As I was playing through Pokémon Moon, a common piece of advice I received was “Keep Pikipek in your top six; you’ll be happy you did when it evolves.” So I did…and I was! Toucannon, Pikipek’s final evolution, became a core member of my Pokémon party, even rivaling Incineroar in its utility and usefulness. Dang, I thought, I haven’t had a bird this useful since…er…. Gosh, when WAS the last time I had a bird this good?
The answer ended up being way back in Pokémon Pearl, when a plucky Starly turned into a monstrous Staraptor that struck fear in the hearts of all Sinnoh villainy. Toucannon was good, I had to admit, but that Staraptor dominated in its prime. Which one was the better bird? It was time…for a face-off!
(Note: All data in the following analysis comes from the good folks at Serebii.net.)
The overall stat counts are dead even, but the distribution of these numbers give Staraptor a slight edge:
- The HP and Defense differences are basically a push: Staraptor has a little more HP, but Toucannon’s improved defenses mean it can retain its HP better.
- Toucannon has a noticeable advantage in Special Attack, but its outstanding Attack renders the advantage meaningless, as most players will favor Toucannon’s physical attacks over its special ones.
- Speed, on the other hand, is an important stat that matters regardless of the other stat values, and Staraptor holds a sizeable advantage in this category.
Here, we run into a bit of a dilemma, as three of these abilities (Reckless, Skill Link, and Sheer Force) are dependent on the moves these Pokémon can learn. You could argue that Intimidate gives Staraptor a slight advantage since it comes into play more often than Keen Eye, but it’s really a matter of personal preference. (I prefer Keen Eye mostly because I’ve been on the receiving end of Sand Attack and Mud Bomb far too many times.) We’re going to have to defer this one for a moment.
|Top 3 STAB Attacks|
|Brave Bird||Flying||120||P||Beak Blast||Flying||100||P|
|Take Down||Normal||90||P||Hyper Voice||Normal||90||S|
|Aerial Ace||Flying||60||P||Drill Peck||Flying||80||P|
|Top 3 Non-STAB Attacks|
|Close Combat||Fighting||120||P||Rock Smash||Fighting||40||P|
|Final Gambit||Fighting||HP||S||Bullet Seed||Grass||25||P|
|Other Notable Moves|
|Agility||Boosts Speed||Roost||Restores 50% of HP|
|Double Team||Boosts Evasion||Supersonic||Confuses Target|
|Whirlwind||Forces Opponent To Flee/Switch||Feather Dance||Lowers Opponent’s Attack|
The movesets are where everything starts to come together, and where Staraptor’s advantage really becomes clear:
Between the two Pokémon, Staraptor has the stronger Flying move (Brave Bird), the stronger Normal move (Take Down), and even the stronger Fighting move (Close Combat). Furthermore, Brave Bird and Take Down cause recoil damage to Staraptor, which means they become 20% more powerful when paired with Starptor’s Reckless ability.
Toucannon’s moveset is a bit more diverse than Staraptor’s, as it sports a wider variety of types (Grass, Rock) and includes status-inducing moves (Supersonic) and recovery moves (Roost). However, its moves do not sync with its strengths quite as well as Staraptor’s: Its strongest Normal attack (Hyper Voice) is a special move rather than a physical one, and the only move that can take advantage of its Sheer Force ability (which strengthens attacks that have secondary effects by 33%, at the cost of removing the secondary effects) is Rock Smash. Its moveset does a better job of utilizing Skill Link (attacks that hit 2-5 times will always hit 5 times) with its Fury Attack, Bullet Seed, and Rock Blast attacks, but only one of these (Fury Attack) receives a STAB boost.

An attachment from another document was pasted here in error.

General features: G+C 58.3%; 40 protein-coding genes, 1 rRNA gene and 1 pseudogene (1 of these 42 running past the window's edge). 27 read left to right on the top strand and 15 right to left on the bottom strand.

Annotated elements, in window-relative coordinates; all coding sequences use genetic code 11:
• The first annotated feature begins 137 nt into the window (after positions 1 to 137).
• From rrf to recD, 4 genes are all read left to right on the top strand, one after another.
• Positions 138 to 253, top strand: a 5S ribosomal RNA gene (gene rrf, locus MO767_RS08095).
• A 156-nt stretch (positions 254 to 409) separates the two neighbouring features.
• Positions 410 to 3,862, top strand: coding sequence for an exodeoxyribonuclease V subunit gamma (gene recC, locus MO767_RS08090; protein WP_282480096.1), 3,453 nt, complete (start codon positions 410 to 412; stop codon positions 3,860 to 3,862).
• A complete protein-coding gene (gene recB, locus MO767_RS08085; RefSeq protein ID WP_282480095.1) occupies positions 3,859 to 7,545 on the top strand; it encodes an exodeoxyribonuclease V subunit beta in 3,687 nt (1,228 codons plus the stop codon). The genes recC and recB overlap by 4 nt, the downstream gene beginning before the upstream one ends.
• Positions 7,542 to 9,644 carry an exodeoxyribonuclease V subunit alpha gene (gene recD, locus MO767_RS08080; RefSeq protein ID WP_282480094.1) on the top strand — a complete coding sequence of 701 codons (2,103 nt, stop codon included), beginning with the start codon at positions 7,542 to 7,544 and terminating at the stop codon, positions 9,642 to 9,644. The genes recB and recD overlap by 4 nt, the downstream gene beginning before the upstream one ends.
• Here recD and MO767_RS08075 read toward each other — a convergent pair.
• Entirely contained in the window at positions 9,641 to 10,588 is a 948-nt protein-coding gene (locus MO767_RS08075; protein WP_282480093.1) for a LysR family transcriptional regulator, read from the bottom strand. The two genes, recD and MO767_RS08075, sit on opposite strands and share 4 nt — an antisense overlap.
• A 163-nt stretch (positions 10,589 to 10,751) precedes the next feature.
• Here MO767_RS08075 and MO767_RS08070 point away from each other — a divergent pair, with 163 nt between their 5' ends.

The synergy between Staraptor’s stats, moves and abilities make it a classic “glass cannon:” Its sole purpose to do as much damage for as long as it can, and while it may only last for a few turns, the opposing team will know it was there. Toucannon, on the other hand, has the moveset of a more defensive Pokémon (good type coverage, recovery options, non-recoil attacks) and the statistical profile of a offensive attacker, making it an awkward fit for either role. In basketball terms, Staraptor is the soulless gunner who adds instant offense to any team, whereas Toucannon is the “tweener” who can partially cover a few different roles, but can’t perform any of them exceptionally well.
Advantage (for both abilities and moves): Staraptor
|Top 4 TM Moves|
|Roost||Restores 50% of HP||Aerial Ace||Flying||60||P|
When we examine the moves these can learn, we see that both birds double down on their respective roles. Staraptor sticks to powerful STAB moves like Fly, Return, and even Giga Impact, while U-Turn and Thief are the only non-STAB attacks it has at its disposal. Toucannon, on the other hand, broadens its type coverage even further with Overheat, Flame Charge, Steel Wing, Flash Cannon, and U-Turn in its potential arsenal. Staraptor remains an unapologetic DPS, while Toucannon vainly tries to be the do-it-all swiss army knife that its stats won’t allow it to be.
Make no mistake: Toucannon is one heck of a Pokémon, and bailed me out on numerous occasions (most notably, it was the only thing standing between me and a total team wipe at the hands of Elite Four Hala). From an online competitive standpoint, however, it’s a slightly-weaker version of Staraptor whose strengths aren’t quite enough to cover its weaknesses. The Sinnoh bird, in contrast, has one job, and it’s 100% optimized to do it. In a close battle of the birds, that’s enough to give it the edge.
Of course, these two aren’t the only birds in the sky. Talonflame, Unfezant, Swellow and some of the other “early birds” might have more to say about who truly rules the air. In this one-on-one match, though, it’s the old-school that triumphed over the new-school.